Somalia marks 4th anniversary of Mogadishu deadly bombing

Many people were killed and roughly 300 more injured in the attack in Mogadishu. GETTY IMAGES

MOGADISHU, Somalia - Somalia is today marking the 4th anniversary of Mogadishu's deadly bomb blast, which left nearly 1000 people dead, an incident that remains probably the worst terror attack in the Horn of Africa nation, which is struggling with instability.

In commemoration of this incident, Somalia declared October 14 as a national remembrance day for the victims of terror attacks in the country. The event is held every 14th October since 2017.

Memories of the bombing are still raw in a country that has faced decades of deadly warlord-led chaos and attacks by the al-Qaida-linked al-Shabaab extremist group. The Oct. 14, 2017 bombing was so devastating that al-Shabaab never claimed responsibility amid local outrage.

In 2018, the new U.N. envoy to Somalia, Nicholas Haysom, who would later be replaced by James Swan, called it “the deadliest ever terrorist attack in Africa, and such terrorist attacks amount to a war crime.”

“In my mind, it feels like it has happened just yesterday,” said Sadiya Mohamed, a 49-year-old who lost her eldest son. He is among hundreds of people still missing. “I can barely get sleep since that dark day. He was everything for us,” she said.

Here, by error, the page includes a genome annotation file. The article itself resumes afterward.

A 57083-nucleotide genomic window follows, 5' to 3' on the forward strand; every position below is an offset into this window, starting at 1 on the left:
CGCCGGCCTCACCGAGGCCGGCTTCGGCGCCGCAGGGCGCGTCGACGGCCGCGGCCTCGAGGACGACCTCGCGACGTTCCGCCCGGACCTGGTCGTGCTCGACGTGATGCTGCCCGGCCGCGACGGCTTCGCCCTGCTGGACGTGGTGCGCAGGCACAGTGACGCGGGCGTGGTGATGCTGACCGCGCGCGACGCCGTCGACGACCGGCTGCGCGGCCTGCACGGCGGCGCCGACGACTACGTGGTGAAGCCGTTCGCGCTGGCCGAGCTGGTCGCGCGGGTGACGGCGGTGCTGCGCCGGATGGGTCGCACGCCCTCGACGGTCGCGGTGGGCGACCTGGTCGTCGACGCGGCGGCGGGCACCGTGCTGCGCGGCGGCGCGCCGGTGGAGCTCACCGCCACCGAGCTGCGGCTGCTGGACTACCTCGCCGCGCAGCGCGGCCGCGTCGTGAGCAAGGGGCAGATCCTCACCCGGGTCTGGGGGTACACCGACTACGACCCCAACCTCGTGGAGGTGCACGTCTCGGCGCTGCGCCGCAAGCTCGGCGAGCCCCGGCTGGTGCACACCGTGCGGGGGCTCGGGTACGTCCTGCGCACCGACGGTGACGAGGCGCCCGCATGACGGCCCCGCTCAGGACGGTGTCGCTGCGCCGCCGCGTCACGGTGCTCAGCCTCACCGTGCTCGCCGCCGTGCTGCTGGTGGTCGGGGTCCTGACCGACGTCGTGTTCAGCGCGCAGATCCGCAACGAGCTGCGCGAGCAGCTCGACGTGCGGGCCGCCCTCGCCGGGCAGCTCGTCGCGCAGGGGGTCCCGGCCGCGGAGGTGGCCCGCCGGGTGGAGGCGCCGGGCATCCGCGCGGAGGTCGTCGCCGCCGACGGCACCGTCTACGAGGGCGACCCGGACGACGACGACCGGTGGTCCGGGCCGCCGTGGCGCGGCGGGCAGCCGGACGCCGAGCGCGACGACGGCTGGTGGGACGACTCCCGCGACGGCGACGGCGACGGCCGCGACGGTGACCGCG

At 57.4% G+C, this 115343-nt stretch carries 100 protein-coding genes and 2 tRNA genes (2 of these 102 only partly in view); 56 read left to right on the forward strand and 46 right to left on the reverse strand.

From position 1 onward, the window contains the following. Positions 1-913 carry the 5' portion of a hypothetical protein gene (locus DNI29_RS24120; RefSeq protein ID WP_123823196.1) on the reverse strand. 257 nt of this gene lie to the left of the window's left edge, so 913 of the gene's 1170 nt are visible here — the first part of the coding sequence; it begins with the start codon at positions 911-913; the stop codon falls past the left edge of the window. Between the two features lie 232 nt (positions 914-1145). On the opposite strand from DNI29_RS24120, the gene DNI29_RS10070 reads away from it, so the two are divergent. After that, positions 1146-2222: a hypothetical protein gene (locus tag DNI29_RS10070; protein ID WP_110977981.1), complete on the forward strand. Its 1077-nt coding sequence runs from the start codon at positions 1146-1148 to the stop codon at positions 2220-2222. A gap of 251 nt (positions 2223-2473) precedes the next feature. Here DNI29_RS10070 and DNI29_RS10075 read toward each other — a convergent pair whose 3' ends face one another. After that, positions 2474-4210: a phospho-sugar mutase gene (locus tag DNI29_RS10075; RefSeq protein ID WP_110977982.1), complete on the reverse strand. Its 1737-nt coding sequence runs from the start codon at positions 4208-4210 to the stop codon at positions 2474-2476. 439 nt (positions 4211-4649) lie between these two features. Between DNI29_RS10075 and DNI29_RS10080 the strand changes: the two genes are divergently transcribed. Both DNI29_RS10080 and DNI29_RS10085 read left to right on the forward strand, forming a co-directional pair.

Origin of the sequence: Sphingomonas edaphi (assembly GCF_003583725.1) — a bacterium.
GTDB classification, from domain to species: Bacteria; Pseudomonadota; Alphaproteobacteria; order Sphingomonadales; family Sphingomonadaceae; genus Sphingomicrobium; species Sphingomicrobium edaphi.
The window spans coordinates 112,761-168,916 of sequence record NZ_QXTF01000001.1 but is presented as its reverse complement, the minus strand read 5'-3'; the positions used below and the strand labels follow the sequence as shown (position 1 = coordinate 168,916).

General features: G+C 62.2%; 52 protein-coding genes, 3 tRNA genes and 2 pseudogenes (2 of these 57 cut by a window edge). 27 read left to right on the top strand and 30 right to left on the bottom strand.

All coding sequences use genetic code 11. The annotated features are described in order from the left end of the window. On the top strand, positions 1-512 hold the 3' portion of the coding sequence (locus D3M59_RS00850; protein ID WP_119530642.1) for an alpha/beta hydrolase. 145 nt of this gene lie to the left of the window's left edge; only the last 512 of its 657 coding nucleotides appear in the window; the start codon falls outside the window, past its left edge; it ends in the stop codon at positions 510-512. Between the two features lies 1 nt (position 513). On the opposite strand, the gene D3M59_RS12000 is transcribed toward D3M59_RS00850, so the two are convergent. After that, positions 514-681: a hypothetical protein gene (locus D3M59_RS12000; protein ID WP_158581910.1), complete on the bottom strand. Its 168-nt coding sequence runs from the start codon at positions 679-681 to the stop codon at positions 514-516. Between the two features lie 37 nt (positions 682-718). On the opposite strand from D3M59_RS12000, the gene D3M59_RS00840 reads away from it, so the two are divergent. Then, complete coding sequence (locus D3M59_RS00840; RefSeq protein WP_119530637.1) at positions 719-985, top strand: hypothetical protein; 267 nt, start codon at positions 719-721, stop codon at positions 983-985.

Somalis now look to the future with a mixture of sorrow and hope.

Many believe the global attention to the attack and outpouring of grief should bring much-needed assistance for the fragile central government and security forces, who in the next few years are expected to take over the country’s security from African Union peacekeepers.

“That was a big test for the international community’s seriousness in helping Somalia to move forward,” said Ahmed Mohamed, a former lawmaker.

In 2018, a man convicted of involvement in the deadliest bomb attack in Somalia's history has been executed on the first anniversary of the blast. Hassan Adan Isak drove one of the vehicles involved in the attack on the capital, Mogadishu, a court ruled.

Nearly one thousand people were killed when a truck filled with 1,200Kg explosives was detonated at one of the busiest intersections in the city. It has been renamed 14 October junction in memory of those who died there.

No group ever claimed responsibility for the attack, although correspondents say all indications are that the militant Islamist al-Shabab group was responsible. The militants still control large swathes of rural central and southern Somalia.

The 4th anniversary of the Zoobe truck bombing comes amid a political and election crisis in Somalia as the country misses three times its vote deadlines which raised uncertainty about the future. 

The outgoing President Mohamed Abdullahi Farmaajo was accused of incompetence and poor leadership as the Oct 14 attack is attributed to lax security. Somalia is yet to win the war against Al-Shabaab but significant strides have been made.


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